Empathy and Justice: Abortion Rights for Minor Rape Victims in India

by | Feb 19, 2024

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About Aryan Kapoor and Rena Shah

Aryan Kapoor and Rena Shah are second year law students at NALSAR University of Law.

Otherwise viewed as a laudable step in addressing rights to abort, India’s Medical Termination of Pregnancy Act 1971 (MTP) inadvertently leaves minor rape victims vulnerable. A recent decision of the Rajasthan High Court has highlighted these gaps, prompting a critical examination of victims’ rights to abort.

Section 3(2)(b) of the MTP permits abortion within 24 weeks in cases endangering a pregnant woman’s life or causing grave injury to her mental and physical health. Explanation 2 to Section 3 specifies that mental injury includes trauma from rape-related pregnancies. However, the 24 week limit fails to address delays in reporting such pregnancies, especially among minors, due to factors such as limited awareness, immaturity and social stigma.

A recent ruling by the Rajasthan High Court reasserted this legal framework in determining the plea of an 11 year old’s 31 week rape-related pregnancy. Citing the advanced stage of the pregnancy and a fully developed foetus’ right to life under Article 21 of the Indian Constitution, the Court refrained from examining the cause for delay in raising the plea. Despite acknowledging the impact of rape on the victim, the Bench prioritised the foetus’ right over the victim’s right to a dignified life and personal liberty, also protected under Article 21.

While the foetus’s right to life is vital, it cannot be divorced from the rights and mental well-being of the victim, protected by Article 21. The Court’s decision overlooks the significant psychological toll of carrying a rape-related pregnancy, particularly for minors who may not fully understand the challenges involved. A study reports that 30% to 50% of adolescent rape victims suffer from post-traumatic stress disorder, which is further exacerbated by the pregnancy serving as a constant reminder of the distressing experience. Moreover, minor victims often face hurdles in recognising and reporting their pregnancies due to trauma, social stigma, and delayed acknowledgment, especially when they are unaware of the physical changes linked to childbearing. In the present case, the Bench did not attempt to unearth the cause for delay in discovery, which was only revealed when the minor’s family approached a doctor for her sudden weight gain. The Court’s decision strictly adhered to the legal limit set by the MTP, resulting in the denial of abortion. By ignoring these factors, the judgment fails to address the complex realities faced by rape victims seeking abortion.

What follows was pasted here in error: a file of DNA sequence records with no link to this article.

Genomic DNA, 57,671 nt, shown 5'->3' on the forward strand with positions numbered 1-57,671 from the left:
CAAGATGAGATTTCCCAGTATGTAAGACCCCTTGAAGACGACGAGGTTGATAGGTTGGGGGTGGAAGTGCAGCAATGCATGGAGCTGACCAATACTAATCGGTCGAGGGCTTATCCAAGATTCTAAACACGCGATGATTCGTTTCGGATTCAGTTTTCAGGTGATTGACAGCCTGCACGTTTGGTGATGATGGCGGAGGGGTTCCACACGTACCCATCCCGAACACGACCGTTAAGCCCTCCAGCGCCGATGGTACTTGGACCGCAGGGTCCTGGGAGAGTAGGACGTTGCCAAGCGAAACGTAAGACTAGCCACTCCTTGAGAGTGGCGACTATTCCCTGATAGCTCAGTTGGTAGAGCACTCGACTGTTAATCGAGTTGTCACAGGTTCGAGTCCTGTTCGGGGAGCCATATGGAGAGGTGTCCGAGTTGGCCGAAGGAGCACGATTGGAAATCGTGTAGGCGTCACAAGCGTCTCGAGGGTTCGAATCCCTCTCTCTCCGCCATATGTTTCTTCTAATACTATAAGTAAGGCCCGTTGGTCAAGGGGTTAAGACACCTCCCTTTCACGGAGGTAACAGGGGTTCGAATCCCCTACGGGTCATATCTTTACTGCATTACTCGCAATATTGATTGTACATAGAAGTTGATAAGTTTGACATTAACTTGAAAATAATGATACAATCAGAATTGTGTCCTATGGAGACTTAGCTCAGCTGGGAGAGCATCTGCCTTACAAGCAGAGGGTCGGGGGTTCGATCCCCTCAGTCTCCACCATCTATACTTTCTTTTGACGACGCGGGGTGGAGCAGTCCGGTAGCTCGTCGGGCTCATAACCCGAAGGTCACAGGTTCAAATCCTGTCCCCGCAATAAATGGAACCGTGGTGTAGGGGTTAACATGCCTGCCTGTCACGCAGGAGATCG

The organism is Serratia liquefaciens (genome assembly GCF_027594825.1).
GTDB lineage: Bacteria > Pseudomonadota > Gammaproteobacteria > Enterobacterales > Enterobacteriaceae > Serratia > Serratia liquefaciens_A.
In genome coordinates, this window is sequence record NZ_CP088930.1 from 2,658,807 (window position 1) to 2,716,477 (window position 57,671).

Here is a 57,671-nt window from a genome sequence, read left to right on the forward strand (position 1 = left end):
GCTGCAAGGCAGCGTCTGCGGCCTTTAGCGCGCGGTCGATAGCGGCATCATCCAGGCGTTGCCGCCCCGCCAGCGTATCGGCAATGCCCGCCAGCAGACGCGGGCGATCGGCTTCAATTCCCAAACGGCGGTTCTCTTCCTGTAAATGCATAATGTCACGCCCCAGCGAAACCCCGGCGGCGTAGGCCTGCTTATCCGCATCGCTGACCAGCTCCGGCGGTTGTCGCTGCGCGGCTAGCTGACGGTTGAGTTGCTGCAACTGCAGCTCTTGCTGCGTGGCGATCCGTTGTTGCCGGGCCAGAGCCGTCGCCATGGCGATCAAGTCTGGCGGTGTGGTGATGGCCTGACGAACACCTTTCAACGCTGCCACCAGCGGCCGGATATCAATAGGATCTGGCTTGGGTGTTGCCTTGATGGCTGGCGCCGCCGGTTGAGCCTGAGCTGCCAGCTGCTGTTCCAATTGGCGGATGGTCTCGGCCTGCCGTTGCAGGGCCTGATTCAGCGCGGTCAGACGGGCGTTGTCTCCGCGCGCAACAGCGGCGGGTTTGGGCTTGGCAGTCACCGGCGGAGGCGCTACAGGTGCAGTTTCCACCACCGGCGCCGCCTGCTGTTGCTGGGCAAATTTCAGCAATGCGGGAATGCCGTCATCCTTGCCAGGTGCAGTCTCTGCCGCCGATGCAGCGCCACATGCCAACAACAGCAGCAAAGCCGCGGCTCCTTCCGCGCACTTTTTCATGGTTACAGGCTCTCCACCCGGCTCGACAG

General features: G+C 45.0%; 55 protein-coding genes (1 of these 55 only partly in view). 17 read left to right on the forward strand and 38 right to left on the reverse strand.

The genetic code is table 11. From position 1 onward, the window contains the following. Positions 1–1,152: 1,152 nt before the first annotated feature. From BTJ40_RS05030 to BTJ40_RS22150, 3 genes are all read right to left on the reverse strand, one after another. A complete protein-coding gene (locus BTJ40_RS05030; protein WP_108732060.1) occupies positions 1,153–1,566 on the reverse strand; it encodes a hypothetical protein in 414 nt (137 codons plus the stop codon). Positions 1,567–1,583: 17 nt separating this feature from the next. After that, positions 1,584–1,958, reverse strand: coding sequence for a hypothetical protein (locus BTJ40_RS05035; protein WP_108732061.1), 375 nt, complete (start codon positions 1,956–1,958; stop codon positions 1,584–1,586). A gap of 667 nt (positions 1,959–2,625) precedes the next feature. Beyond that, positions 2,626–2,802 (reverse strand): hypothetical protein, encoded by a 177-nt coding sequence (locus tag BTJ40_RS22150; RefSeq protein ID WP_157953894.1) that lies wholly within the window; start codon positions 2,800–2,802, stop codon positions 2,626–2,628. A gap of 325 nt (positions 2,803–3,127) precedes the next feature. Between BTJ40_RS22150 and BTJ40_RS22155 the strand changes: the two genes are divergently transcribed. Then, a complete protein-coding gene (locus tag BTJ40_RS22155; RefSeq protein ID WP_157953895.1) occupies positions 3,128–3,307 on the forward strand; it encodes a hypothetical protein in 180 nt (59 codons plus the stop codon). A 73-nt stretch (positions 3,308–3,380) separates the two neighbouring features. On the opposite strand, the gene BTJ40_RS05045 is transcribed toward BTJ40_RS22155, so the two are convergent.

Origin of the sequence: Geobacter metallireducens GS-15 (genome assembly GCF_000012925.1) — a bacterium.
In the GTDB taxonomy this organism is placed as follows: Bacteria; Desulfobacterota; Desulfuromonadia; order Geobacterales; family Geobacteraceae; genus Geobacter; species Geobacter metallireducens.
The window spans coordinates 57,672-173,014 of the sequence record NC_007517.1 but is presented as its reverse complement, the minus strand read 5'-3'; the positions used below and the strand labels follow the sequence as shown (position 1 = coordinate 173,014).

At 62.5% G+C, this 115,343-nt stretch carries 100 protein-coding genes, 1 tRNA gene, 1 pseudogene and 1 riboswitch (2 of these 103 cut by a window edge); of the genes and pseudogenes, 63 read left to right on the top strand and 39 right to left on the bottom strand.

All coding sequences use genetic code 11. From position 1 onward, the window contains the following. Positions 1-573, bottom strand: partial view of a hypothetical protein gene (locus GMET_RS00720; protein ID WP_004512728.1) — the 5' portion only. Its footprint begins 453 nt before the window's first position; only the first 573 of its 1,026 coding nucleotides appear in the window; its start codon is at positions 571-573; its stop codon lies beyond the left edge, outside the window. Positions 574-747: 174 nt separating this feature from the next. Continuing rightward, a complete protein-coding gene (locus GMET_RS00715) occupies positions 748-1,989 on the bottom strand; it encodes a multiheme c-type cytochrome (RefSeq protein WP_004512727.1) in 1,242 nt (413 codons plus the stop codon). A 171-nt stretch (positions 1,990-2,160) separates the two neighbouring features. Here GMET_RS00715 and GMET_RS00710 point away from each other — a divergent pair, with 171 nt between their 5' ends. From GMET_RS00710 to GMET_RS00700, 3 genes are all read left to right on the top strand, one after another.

Despite common denials of abortion rights beyond legal limits, courts have championed minor victims’ right to terminate pregnancies due to emotional trauma. The Punjab and Haryana High Court, in R & Anr v State of Haryana, held that the termination of certain pregnancies should be permitted beyond the statutory limit in situations such as rape. Similarly, the Gujarat High Court, in XYZ v State of Gujarat, emphasised that forcing a woman into motherhood from rape is against constitutional freedom. The Delhi High Court also affirmed the right of females to decide if they wish to enter motherhood and declared denial of such rights to be opposed to the right to a dignified life, under Article 21. The court emphasised the mental and physical anguish caused to the victim, and that the pregnancy would be a constant reminder of the traumatic event. Supreme Court Judge Justice Bhuyan has questioned the soundness of compelling rape-related pregnancies. Notably, this judgment of the Rajasthan High Court stands in arbitrary contrast to its previous decision wherein the Court held that a woman’s reproductive choice is a fundamental right and her right to abort ‘heavily outweighs’ the foetus’ right to life. The aforementioned rulings, in contrast to the recent decision of the Rajasthan High Court, recognise the distress caused to minor rape victims, and emphasise the need to protect their dignity and decisional autonomy.

As we navigate abortion rights, it is imperative to empathise with the plight of minor victims and move beyond the restrictive 24 week limit. The recent judgment underscores the need for expanding legal frameworks and a compassionate judicial approach, to ensure that the abortion rights of minor victims are upheld irrespective of delays in seeking judicial permission.

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